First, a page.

Resource Logo

Hello, you are using an old browser that's not compatible and no longer supported. Please consider updating your browser to a newer version.

This site uses cookies to provide you with a great user experience. By clicking continue you accept our use of cookies to modify the information we collect please click here.

Continue

This site uses cookies. By continuing to browse the site you are agreeing to our use of cookies. Find out more here.

Contact Us Contact Us
5 minute read
Back To All

Five Skills for Managing Large Accounts

Large accounts require a careful approach because they often represent a considerable portion of revenue for a company. A misstep could prove costly.

This risk is heightened by the complexities involved in managing large accounts. There are numerous stakeholders, more complex needs, and long-term expectations. Managing these connected pieces means committing to five critical skills. Here, we describe those five skills, how to execute each, and why they are important.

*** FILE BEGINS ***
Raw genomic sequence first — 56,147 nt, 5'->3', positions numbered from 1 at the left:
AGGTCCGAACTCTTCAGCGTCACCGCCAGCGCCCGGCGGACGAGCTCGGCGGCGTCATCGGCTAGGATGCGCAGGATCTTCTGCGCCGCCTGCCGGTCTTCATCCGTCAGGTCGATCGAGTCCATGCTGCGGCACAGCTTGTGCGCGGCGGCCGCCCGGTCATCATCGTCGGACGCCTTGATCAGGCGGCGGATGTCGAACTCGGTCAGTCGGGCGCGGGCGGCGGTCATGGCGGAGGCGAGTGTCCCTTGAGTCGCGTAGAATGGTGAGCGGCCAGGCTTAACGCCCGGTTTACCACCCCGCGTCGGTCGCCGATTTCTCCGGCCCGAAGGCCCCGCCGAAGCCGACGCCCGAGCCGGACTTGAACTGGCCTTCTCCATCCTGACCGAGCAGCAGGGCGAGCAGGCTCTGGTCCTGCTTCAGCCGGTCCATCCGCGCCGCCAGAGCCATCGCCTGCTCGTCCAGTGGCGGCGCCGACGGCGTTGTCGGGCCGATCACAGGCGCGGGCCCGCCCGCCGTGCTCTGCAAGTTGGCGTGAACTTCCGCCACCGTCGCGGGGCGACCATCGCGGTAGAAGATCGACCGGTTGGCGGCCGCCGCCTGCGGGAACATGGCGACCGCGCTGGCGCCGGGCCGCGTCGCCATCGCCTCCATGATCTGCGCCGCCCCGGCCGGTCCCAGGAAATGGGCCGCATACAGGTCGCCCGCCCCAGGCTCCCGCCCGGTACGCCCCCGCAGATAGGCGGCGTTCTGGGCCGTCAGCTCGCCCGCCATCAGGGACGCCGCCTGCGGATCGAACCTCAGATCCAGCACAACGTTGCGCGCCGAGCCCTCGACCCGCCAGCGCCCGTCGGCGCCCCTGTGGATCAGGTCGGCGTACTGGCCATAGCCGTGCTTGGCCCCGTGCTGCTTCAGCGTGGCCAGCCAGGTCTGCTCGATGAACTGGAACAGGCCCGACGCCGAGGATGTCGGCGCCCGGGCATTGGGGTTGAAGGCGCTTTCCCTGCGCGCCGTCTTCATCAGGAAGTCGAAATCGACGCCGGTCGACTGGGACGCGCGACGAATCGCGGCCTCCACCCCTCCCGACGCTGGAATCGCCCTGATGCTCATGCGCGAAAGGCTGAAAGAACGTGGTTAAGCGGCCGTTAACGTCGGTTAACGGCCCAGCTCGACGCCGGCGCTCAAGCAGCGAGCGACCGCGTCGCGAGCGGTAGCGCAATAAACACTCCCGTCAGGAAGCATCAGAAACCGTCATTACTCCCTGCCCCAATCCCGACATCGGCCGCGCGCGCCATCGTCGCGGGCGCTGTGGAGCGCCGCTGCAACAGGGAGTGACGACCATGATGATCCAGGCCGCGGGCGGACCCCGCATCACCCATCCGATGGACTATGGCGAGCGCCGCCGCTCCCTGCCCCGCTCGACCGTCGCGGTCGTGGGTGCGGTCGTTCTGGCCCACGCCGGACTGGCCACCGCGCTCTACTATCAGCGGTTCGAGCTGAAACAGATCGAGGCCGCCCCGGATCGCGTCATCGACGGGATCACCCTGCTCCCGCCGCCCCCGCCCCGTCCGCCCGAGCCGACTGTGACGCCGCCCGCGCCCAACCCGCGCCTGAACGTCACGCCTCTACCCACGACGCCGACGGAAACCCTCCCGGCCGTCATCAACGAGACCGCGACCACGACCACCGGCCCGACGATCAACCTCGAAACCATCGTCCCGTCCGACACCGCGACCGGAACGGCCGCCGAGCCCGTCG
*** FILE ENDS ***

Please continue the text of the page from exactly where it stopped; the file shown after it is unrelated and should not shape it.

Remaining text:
Develop Internal Communication and Preparation That Drives External Dialogue

A large account often requires effort from several people in the selling organization. As a result, the buying organization has multiple conversations with different members of the selling team. Rarely do all of these conversations occur with all stakeholders and sales professionals present. Therefore, the team of sales professionals must communicate with each other to ensure that each is clear on what has been discussed with the customer. Without regular internal communication and preparation, team members risk sending inconsistent messages to the customer — or worse, conflicting messages.